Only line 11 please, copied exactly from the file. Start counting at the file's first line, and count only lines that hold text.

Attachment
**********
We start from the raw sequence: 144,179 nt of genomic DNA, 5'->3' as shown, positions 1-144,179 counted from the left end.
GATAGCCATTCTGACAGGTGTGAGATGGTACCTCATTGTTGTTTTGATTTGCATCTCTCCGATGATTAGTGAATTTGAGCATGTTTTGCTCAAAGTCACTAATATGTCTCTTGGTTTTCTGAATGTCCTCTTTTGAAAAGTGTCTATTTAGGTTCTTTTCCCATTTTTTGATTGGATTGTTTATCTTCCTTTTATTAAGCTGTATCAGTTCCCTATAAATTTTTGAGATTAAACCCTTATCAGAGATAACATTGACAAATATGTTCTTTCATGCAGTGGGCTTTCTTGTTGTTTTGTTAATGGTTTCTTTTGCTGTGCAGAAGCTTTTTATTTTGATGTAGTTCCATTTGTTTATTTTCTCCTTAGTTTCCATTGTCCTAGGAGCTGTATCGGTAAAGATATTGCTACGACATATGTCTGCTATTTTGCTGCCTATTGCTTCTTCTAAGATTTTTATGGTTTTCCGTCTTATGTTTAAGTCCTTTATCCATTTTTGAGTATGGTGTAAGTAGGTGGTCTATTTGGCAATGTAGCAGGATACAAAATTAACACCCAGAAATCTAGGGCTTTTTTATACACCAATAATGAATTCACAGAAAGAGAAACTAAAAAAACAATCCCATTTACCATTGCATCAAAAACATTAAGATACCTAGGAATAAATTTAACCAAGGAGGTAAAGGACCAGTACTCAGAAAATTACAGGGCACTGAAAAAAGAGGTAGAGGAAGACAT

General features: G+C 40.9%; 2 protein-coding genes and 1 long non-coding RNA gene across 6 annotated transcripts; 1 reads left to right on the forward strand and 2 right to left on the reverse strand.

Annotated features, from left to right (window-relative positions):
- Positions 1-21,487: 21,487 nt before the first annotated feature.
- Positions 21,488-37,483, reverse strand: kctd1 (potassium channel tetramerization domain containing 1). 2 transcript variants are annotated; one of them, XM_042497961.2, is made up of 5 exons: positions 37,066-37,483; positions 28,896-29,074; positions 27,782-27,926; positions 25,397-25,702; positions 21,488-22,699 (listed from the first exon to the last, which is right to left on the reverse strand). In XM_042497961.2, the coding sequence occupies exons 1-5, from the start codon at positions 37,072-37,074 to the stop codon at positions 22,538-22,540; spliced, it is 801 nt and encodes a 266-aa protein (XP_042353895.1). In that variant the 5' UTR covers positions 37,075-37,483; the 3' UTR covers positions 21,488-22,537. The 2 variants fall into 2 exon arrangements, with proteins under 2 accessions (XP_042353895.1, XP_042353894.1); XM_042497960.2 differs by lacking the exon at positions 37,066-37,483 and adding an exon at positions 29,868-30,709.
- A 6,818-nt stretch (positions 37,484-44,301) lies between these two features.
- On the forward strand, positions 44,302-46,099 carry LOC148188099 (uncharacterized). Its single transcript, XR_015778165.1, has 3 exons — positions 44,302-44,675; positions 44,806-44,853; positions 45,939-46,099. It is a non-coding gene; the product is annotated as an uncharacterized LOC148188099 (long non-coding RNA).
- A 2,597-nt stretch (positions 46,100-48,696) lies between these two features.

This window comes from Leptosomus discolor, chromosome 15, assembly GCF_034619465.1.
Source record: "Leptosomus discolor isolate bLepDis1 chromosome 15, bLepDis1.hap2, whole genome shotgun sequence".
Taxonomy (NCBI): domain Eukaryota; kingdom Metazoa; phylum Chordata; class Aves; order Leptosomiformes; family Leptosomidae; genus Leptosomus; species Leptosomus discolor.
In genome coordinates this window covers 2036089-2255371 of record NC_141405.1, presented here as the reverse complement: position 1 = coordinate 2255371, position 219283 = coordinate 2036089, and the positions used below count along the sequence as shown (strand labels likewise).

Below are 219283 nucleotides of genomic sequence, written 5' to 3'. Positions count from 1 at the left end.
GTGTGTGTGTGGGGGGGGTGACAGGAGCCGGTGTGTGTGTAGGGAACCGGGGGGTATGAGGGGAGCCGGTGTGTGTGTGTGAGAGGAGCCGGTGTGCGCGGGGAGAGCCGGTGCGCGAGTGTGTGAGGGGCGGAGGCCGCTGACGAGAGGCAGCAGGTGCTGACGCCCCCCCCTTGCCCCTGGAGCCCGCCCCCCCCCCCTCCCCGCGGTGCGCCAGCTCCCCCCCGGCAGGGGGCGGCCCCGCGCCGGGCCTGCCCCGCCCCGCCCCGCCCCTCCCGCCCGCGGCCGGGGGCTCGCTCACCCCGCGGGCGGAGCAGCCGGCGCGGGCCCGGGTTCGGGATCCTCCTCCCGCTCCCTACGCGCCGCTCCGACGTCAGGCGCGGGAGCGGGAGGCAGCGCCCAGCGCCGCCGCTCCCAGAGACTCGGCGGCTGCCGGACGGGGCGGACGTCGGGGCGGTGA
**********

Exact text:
Source record: "Leptosomus discolor isolate bLepDis1 chromosome 15, bLepDis1.hap2, whole genome shotgun sequence".